Better Place, the battery-swapping network operating in Israel and Denmark, didn't have an easy 2012, and 2013 is looking little better.
Indeed, Reuters now confirms the departure of their current CEO, Evan Thornley.
Better Place founder Shai Agassi was ousted last October, following losses of $490 million since the company was founded.
Agassi was replaced by Moshe Kaplinsky, who walked out only a month later. Since then, the company has been led by Evan Thornley, previously CEO of Better Place Australia.
Now Thornley has gone too, suggesting investors are still unhappy with the loss-making company, with total losses now understood to be $561.5 millon.
Better Place partnered with French automaker Renault in 2008, whose Fluence Z.E. electric car has been designed to work with Better Place's battery-swapping system. Sales have been slow however, even in the Israeli market, where only 600 cars have been sold.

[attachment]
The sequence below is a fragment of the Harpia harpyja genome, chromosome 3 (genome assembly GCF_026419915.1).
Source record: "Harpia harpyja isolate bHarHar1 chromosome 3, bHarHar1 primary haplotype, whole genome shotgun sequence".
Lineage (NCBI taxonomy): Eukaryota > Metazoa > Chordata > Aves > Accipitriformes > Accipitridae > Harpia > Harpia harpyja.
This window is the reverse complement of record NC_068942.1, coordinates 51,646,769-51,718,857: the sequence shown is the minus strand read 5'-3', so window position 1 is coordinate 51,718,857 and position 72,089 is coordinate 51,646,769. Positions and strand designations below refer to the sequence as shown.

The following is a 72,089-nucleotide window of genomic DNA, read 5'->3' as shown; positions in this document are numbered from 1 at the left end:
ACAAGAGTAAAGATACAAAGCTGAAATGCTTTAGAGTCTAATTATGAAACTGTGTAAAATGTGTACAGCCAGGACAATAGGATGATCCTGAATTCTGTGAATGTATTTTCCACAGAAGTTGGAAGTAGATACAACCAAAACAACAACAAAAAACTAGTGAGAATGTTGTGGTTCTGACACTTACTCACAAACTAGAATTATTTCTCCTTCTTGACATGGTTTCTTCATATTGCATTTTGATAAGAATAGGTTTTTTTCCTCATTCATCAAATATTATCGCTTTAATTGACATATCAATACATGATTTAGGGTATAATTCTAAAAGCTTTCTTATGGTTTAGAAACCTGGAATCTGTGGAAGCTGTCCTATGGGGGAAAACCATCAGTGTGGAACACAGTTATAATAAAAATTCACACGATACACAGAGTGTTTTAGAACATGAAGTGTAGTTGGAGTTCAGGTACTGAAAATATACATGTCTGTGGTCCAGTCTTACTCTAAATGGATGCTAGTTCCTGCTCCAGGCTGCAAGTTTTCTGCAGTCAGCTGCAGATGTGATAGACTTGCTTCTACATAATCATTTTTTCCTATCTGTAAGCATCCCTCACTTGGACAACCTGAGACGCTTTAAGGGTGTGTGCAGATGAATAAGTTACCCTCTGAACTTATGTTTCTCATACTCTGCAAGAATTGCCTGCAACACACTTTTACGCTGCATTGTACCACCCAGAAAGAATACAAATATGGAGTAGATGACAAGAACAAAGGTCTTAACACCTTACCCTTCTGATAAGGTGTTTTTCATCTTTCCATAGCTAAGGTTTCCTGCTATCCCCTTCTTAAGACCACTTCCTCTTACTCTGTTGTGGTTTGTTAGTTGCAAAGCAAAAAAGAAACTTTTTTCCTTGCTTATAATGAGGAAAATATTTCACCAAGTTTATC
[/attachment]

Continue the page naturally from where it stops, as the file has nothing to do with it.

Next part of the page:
Renault had to delay its Australian roll-out of the Fluence Z.E. last month, owing to delays at Better Place in setting up its network. Back in 2008, Better Place had committed to an order of 100,000 Fluence electric cars--a number looking increasingly optimistic.
Acting CEO Alan Gelman, along with Johnny Hansen, believes Better Place has tried to expand too fast, but the company will now put more effort into success in the initial markets of Denmark and Israel.
The company's position looks ever more precarious, though spirits have been recently buoyed by large fleet sales.
For the time being though, Better Place seems as adept at swapping CEOs as it does swapping batteries...
[Hat tip: Brian Henderson]